Mediacom Communications is looking to raise the broadband speed bar in Cedar Rapids, Iowa, where it duels with CenturyLink Communications, with the launch of a new broadband service that tops out at 305 Mbps (downstream).
The new tier, called Ultra 305, nearly triples the downstream capabilities of its previous fastest residential offering (Ultra 105). It costs $199.95 per month and is paired with a monthly data usage allowance of 4 Terabytes before overage fees are applied, a company spokesman said via email.
Under Mediacom's current policy, which was extended to all Mediacom markets last fall, customers of the MSO’s 105 Mbps Ultra Plus tier were fitted with a 2 Terabyte monthly data allowance, while those on its Ultra Plus 3T service received a 3 TB monthly limit. Under that unified plan, customers can purchase additional blocks of 50 Gigabytes for $10 when they exceed their soft monthly consumption caps. At the time, Mediacom said about 97% of its residential broadband customers don’t reach their monthly consumption limits, and that the overage fees are “not a significant revenue source for us.”
Mediacom said it’s been testing the new, faster service in the Cedar Rapids since the early part of year, and now offers it to residential customers there, as well as in nearby Marion, Hiawatha, Bertram and Toddsville.
The current version of Ultra 305 offers maximum upstream speeds of 10 Mbps, but Mediacom will be boosting upstream speeds “in the near term,” a Mediacom spokesman said via email.
The MSO, which sees the faster service coming in handy as customers connect a growing number of tablets, smartphones and PCs to their home networks, has not announced when it plans to offer Ultra 305 in other markets. But Mediacom, which has DOCSIS 3.0 deployed to to 98% of its service area, said it will see how its launch in Cedar Rapids goes first before deciding next steps.
Mediacom said it announced the new tier at an event at its Cedar Rapids office that included participating from city officials and ambassadors from the area’s Metro Economic Alliance.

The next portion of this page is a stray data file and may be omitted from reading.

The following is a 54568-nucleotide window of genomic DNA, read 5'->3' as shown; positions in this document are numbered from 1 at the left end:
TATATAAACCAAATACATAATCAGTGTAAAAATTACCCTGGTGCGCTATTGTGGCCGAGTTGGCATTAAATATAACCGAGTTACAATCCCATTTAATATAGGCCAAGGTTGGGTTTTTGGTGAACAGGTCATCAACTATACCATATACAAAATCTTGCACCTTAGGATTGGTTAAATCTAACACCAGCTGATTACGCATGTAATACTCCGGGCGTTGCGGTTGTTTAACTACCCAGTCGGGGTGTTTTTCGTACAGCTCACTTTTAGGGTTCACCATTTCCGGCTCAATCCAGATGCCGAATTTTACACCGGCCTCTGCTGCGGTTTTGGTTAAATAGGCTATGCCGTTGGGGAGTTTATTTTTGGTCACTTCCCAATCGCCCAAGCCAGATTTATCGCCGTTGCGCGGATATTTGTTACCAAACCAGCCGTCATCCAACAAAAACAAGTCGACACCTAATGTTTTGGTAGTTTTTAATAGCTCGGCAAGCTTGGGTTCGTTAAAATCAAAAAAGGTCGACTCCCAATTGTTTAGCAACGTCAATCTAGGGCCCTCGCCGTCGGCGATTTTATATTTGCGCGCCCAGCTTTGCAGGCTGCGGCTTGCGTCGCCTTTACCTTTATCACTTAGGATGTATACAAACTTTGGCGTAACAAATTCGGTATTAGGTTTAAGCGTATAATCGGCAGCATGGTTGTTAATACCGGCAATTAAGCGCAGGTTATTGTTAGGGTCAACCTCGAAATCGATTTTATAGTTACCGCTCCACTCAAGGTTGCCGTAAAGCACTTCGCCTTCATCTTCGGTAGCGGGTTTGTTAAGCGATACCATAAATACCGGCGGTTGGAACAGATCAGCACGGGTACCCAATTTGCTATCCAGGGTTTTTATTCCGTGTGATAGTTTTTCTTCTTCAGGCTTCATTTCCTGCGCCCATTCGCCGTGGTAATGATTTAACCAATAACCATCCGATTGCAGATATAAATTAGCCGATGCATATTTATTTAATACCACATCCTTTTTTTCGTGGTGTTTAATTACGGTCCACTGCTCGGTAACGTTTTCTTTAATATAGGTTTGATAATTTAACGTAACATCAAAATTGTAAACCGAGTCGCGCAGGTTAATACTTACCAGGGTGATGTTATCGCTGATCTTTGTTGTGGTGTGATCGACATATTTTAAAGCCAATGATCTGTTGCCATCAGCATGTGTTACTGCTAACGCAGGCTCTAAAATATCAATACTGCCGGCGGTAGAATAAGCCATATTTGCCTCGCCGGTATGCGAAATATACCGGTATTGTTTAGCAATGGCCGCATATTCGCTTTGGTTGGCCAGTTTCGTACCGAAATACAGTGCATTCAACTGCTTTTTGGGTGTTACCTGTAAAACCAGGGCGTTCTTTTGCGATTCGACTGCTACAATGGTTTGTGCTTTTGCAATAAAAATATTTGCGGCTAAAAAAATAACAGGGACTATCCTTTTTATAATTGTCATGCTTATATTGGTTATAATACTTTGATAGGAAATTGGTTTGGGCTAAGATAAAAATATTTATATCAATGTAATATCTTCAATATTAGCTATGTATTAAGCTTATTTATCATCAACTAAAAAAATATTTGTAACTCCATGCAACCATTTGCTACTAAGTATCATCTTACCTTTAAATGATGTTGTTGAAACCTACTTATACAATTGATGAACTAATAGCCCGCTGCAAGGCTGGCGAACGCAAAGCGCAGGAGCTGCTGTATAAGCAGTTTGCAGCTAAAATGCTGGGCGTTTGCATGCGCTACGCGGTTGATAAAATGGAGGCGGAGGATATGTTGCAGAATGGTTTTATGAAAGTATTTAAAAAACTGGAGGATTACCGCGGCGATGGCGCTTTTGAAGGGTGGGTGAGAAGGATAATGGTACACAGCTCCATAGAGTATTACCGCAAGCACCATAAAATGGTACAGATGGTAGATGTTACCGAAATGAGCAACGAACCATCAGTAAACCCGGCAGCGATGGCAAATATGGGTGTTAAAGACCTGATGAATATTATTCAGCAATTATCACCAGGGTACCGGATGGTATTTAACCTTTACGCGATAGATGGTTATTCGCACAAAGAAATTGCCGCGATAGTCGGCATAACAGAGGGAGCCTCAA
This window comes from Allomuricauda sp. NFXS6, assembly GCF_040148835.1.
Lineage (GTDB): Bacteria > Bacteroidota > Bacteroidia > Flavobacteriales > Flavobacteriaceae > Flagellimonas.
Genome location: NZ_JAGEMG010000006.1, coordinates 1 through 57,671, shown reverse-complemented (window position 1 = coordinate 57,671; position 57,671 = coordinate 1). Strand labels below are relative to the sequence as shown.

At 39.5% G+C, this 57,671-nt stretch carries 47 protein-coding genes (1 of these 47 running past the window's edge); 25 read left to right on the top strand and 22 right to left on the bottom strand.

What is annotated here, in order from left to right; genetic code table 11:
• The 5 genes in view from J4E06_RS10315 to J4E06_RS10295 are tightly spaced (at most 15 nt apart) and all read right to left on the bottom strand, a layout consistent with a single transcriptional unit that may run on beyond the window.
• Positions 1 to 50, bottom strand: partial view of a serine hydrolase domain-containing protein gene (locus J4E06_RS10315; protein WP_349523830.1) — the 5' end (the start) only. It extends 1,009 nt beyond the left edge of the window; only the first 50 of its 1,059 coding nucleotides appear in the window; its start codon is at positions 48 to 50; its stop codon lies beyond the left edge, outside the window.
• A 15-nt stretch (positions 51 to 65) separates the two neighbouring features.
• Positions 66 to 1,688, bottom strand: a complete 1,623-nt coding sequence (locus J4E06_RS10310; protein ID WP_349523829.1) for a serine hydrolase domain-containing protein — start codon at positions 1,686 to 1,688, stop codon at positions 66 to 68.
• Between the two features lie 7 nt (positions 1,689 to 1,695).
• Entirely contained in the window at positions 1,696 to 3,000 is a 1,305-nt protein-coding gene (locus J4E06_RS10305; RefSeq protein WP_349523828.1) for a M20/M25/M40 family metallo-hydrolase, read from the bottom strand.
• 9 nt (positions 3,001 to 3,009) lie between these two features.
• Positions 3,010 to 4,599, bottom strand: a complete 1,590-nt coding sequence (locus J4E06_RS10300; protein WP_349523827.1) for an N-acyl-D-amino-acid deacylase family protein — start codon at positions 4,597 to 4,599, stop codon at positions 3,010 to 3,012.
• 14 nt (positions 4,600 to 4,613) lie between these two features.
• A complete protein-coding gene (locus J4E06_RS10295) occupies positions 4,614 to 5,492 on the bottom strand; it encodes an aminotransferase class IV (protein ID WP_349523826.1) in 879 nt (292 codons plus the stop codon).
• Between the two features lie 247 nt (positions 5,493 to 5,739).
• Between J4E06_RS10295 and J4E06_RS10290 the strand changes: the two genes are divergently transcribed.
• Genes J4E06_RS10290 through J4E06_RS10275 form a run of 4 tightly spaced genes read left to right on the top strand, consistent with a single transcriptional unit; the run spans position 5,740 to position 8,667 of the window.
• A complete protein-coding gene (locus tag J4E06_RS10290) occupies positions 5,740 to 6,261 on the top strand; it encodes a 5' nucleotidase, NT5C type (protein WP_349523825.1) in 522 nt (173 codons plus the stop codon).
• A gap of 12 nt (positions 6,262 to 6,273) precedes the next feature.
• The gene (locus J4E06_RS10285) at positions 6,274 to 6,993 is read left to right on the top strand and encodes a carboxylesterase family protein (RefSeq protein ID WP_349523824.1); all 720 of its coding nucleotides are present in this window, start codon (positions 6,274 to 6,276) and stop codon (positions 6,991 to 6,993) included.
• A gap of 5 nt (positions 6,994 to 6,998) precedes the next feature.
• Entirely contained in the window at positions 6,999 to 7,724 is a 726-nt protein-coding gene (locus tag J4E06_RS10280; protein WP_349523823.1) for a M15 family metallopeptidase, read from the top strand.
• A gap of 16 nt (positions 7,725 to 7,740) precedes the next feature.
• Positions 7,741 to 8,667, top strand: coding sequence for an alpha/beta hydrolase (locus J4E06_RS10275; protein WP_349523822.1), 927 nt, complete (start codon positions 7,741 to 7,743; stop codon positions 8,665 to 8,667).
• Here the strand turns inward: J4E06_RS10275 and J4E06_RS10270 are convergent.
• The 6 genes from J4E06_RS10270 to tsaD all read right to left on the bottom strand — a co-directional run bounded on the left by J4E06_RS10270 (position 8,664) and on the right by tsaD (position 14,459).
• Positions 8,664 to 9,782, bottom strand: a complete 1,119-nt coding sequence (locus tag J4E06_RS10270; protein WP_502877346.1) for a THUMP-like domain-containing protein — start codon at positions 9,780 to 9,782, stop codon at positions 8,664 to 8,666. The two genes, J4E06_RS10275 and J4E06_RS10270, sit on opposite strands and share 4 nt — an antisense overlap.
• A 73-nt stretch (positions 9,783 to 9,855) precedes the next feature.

“With Mediacom Ultra 305, we demonstrate our promise to provide an always-faster Internet service,” said Mediacom group vice president Doug Frank, in a statement. “Iowans were the first in the country to break an earlier speed threshold when Mediacom launched 105-meg speeds in 2010. Today we’ve raised the bar even higher in the Cedar Rapids area where innovation and technology are fueling a new spirit of creativity and vitality.”
Other U.S. cable operators could soon follow with similar types of cable modem speed tiers. DSL Reports said Monday that Suddenlink Communications is preparing to launch a 300-Meg tier of its own, citing a letter sent by the MSO to a customer in Georgetown, Texas.
“We’re now pleased to announce that soon we’ll be launching even faster Internet service in our area: Download speeds of up to 300 Mbps!” Suddenlink declined to comment on the report.
Among other MSOs, Time Warner Cable plans to launch a 300 Mbps D3 service in Austin, Texas, this summer, and is making similar plans to offer such speeds in Los Angeles, New York and other markets that get the all-digital treatment and the MSO's "TWC Maxx” network upgrades.
Comcast offers a 505 Mbps residential service delivered over its fiber-only Metro Ethernet platform in select markets. Last week, Comcast announced that it is increasing the speed of two cable modem tiers in its Northeast division, led by “Xfinity Extreme,” which is going from 105 Mbps down to 150 Mbps down. Comcast is also rumored to be working on a 250-Meg tier for Provo, Utah, where it is facing off with Google Fiber.
Last August, Com Hem, Sweden’s largest cable operator, lit up a DOCSIS 3.0-powered tier that offers up to 500 Mbps down and 50 Mbps up.
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